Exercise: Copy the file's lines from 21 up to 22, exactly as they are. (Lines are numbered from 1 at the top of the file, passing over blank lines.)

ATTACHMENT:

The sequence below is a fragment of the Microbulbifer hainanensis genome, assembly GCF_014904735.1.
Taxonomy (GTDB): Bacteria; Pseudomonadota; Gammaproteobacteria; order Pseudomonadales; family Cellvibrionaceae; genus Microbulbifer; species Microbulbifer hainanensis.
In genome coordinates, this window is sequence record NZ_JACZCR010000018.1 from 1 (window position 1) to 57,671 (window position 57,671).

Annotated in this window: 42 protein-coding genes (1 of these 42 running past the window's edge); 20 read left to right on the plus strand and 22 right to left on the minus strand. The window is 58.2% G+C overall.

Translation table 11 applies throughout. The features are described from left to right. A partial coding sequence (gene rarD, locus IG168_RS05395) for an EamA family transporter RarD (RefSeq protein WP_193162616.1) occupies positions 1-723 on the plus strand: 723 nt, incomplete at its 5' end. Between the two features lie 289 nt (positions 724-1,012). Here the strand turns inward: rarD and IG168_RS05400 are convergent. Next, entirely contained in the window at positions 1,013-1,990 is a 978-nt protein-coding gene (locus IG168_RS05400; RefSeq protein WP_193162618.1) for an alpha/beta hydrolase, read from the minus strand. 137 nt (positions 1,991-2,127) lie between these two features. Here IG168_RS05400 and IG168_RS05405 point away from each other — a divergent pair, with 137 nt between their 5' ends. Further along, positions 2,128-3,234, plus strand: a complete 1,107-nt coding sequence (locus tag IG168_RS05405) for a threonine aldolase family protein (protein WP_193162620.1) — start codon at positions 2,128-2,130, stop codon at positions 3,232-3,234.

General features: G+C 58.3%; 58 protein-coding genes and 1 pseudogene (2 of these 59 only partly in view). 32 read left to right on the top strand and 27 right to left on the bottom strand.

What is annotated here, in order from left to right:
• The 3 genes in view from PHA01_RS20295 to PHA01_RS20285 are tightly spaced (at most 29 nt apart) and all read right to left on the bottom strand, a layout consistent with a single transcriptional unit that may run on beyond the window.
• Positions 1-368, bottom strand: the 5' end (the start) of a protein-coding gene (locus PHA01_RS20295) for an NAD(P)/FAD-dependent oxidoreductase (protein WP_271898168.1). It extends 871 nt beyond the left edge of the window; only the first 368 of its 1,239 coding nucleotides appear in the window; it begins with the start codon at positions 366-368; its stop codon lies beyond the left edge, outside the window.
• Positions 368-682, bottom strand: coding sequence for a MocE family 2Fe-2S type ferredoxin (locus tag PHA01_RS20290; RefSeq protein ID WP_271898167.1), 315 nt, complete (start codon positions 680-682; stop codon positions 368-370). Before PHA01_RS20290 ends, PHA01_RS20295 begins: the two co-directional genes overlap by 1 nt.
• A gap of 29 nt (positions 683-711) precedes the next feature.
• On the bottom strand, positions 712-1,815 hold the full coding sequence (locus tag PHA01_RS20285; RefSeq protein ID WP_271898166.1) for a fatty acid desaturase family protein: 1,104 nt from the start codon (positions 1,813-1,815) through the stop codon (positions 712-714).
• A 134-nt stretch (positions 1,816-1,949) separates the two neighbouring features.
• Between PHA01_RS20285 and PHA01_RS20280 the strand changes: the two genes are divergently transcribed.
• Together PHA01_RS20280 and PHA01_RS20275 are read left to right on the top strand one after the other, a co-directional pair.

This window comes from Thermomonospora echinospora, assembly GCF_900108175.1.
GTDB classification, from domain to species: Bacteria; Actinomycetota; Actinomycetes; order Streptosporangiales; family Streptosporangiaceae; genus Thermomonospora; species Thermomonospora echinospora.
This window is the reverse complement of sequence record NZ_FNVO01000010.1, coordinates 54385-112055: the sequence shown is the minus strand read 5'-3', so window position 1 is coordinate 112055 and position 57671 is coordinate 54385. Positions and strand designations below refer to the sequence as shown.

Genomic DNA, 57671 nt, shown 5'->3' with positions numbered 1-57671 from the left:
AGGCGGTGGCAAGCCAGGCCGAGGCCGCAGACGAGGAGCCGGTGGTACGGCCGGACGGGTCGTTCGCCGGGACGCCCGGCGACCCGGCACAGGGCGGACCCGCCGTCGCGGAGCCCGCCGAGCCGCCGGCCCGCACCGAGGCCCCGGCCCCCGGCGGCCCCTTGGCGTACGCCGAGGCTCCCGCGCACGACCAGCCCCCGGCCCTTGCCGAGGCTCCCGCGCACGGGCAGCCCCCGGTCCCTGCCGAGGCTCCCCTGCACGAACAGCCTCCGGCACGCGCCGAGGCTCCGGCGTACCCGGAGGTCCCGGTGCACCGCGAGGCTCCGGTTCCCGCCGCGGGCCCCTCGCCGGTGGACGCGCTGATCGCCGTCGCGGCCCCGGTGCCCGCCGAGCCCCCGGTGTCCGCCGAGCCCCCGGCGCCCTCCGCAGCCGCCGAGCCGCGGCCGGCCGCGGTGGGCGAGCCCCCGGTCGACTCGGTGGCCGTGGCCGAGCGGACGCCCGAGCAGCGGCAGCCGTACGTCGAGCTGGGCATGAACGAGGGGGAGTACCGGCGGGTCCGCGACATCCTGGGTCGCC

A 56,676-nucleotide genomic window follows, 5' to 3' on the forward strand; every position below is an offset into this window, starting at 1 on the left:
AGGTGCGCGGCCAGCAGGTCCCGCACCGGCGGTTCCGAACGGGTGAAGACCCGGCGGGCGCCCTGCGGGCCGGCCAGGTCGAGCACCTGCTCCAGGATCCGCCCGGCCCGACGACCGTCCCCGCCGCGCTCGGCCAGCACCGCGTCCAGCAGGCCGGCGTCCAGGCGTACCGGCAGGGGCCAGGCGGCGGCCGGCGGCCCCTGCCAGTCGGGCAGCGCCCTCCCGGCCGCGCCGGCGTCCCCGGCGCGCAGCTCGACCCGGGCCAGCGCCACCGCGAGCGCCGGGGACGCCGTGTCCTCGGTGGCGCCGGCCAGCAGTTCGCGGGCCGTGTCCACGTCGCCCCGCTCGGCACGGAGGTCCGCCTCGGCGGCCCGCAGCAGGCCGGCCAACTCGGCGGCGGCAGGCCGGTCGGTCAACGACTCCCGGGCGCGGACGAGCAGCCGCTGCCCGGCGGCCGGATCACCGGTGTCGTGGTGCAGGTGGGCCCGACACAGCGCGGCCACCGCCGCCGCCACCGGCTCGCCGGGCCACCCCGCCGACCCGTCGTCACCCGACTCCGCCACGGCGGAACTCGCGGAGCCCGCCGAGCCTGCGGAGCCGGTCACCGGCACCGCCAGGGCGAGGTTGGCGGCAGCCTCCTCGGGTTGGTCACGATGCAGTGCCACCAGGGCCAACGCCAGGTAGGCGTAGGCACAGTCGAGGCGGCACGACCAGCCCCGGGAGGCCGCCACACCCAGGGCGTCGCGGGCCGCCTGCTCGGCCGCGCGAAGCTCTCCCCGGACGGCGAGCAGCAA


A 56,676-nucleotide genomic window follows, 5' to 3' on the forward strand; every position below is an offset into this window, starting at 1 on the left:
AGGTGCGCGGCCAGCAGGTCCCGCACCGGCGGTTCCGAACGGGTGAAGACCCGGCGGGCGCCCTGCGGGCCGGCCAGGTCGAGCACCTGCTCCAGGATCCGCCCGGCCCGACGACCGTCCCCGCCGCGCTCGGCCAGCACCGCGTCCAGCAGGCCGGCGTCCAGGCGTACCGGCAGGGGCCAGGCGGCGGCCGGCGGCCCCTGCCAGTCGGGCAGCGCCCTCCCGGCCGCGCCGGCGTCCCCGGCGCGCAGCTCGACCCGGGCCAGCGCCACCGCGAGCGCCGGGGACGCCGTGTCCTCGGTGGCGCCGGCCAGCAGTTCGCGGGCCGTGTCCACGTCGCCCCGCTCGGCACGGAGGTCCGCCTCGGCGGCCCGCAGCAGGCCGGCCAACTCGGCGGCGGCAGGCCGGTCGGTCAACGACTCCCGGGCGCGGACGAGCAGCCGCTGCCCGGCGGCCGGATCACCGGTGTCGTGGTGCAGGTGGGCCCGACACAGCGCGGCCACCGCCGCCGCCACCGGCTCGCCGGGCCACCCCGCCGACCCGTCGTCACCCGACTCCGCCACGGCGGAACTCGCGGAGCCCGCCGAGCCTGCGGAGCCGGTCACCGGCACCGCCAGGGCGAGGTTGGCGGCAGCCTCCTCGGGTTGGTCACGATGCAGTGCCACCAGGGCCAACGCCAGGTAGGCGTAGGCACAGTCGAGGCGGCACGACCAGCCCCGGGAGGCCGCCACACCCAGGGCGTCGCGGGCCGCCTGCTCGGCCGCGCGAAGCTCTCCCCGGACGGCGAGCAGCAA